Today, we met at the hotel lobby at 8.45 am after a night in Yeosu’s allegedly only bar, which is startling, given its population of 300’000 inhabitants. However, most of us were in shape and so we checked out from our hotel. After some problems with the storage room of the bus, we finally started our journey to Busan. The bus ride took ourselves about 2.5 hours, in which we travelled along the southern coastline of Korea, consisting of heavy industry and a rolling landscape.
Busan is the second largest city in Korea with about 3.6 mio. inhabitants and has the 5th largest harbour in the world. Busan is separated by a hill into an eastern and southern part and looks much like Hong Kong. The industrial center is about 3 hours away from Japan by speedboat and spreads out over 765 square kilometres. And have you known that 7 out of 10 of the largest shipbuilding companies are located in Busan?
At around 12.00 pm, we arrived at our smoky hotel, which was a bit of a culture shock after the standards we have experienced so far. After a quick check-in, we went back to the bus to start our visit through Busan with our tour guide, the lovely Grace. During the drive to a restaurant, Grace told us many interesting pieces of information about the city of Busan and the South Korean culture in general. We had, once again :-), traditional Korean food, which is called Bibimbap.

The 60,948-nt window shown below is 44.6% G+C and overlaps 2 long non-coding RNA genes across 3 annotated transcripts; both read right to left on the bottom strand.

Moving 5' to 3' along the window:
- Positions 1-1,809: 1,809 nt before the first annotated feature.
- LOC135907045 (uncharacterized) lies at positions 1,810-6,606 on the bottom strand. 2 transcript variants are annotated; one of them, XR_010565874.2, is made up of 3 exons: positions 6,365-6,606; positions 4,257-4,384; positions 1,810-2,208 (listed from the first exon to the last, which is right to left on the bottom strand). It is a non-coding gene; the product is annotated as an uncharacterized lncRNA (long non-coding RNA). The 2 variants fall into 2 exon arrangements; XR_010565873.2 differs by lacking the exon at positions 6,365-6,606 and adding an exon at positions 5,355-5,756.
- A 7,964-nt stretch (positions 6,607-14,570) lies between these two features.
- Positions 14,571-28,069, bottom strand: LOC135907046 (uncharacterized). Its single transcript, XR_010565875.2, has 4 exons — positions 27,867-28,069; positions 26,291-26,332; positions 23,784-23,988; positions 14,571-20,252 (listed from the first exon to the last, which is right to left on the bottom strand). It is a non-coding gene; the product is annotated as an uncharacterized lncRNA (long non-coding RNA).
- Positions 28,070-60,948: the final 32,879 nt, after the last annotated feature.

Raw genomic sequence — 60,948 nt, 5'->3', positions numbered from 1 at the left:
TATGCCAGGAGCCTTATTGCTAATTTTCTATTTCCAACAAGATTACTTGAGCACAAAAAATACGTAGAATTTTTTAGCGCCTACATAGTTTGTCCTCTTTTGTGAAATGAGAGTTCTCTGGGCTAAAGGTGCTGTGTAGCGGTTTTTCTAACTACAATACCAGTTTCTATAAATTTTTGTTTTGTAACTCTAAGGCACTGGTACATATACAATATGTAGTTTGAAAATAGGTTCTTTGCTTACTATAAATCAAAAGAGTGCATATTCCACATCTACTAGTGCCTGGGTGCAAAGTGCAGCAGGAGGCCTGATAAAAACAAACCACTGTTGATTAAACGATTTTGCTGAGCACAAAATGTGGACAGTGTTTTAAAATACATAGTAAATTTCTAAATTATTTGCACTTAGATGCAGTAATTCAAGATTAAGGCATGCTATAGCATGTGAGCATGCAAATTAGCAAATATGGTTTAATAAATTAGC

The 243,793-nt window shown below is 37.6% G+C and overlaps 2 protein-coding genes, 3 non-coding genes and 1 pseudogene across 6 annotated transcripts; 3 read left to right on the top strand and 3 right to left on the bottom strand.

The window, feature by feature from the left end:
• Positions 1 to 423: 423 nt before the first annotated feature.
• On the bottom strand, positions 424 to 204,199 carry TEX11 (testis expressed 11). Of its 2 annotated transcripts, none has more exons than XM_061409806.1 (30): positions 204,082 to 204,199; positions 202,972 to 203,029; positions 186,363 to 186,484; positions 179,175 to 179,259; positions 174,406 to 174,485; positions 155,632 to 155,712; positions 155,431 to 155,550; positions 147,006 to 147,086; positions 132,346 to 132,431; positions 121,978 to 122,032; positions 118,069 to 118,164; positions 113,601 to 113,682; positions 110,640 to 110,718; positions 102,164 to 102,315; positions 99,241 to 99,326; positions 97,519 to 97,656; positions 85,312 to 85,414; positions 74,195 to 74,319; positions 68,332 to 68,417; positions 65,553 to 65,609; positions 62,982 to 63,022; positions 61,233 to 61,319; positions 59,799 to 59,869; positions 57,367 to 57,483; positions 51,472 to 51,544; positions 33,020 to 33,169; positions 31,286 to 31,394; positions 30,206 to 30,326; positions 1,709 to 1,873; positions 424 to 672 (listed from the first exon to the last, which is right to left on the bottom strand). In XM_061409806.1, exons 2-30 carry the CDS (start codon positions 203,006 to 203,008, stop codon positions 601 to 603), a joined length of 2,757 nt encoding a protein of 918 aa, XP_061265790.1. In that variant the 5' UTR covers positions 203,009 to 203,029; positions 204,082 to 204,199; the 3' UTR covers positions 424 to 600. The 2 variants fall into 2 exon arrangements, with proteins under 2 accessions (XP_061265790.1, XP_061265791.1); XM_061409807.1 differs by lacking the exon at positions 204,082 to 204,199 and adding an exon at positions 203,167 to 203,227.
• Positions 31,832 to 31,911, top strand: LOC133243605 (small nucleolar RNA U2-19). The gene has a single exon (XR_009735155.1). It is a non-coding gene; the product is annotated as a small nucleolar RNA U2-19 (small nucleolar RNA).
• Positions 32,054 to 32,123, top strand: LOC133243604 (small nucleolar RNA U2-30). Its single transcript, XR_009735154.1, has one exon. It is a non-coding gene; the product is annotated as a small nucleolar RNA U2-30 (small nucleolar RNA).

After the meal, we newly embarked on the bus and made our way to a Buddhist temple called Haedong Yonggung, where we had a stay of roughly an hour. The temple was built in the 14th century and rebuilt later due to the destruction by the Japanese. The temple, which is adjacent to the Pacific Ocean, was quite widespread and is still inhabited by three monks. We enjoyed our time walking around the area and took some pictures on the way.
We reassembled again on the bus and continued our journey to the Nurimaru APEC (Asia Pacific Economic Cooperation) house on the Busan shoreline. In 2005, the APEC Leaders’ meeting with 21 members took place in that venue, a very important happening. The goal of the APEC is to provide sustainable economic development and common prosperity in the Asia pacific region. We visited the historic location and took group pictures together.
After our short stay we travelled further to the Novotel, where we said good bye to our teacher Mr. Rüttimann, since he resides at that particular hotel. Then, we relocated to the Haeundae beach, where we enjoyed a short swim in the ocean. The water was clean, but quite cold. Those who wanted could take the bus back to the hotel, however, most of us liked to stay a little longer to indulge in some sunbathing and beach soccer. Back at our hotel, we are getting ready for dinner and to discover some of Busan’s nightlife activities.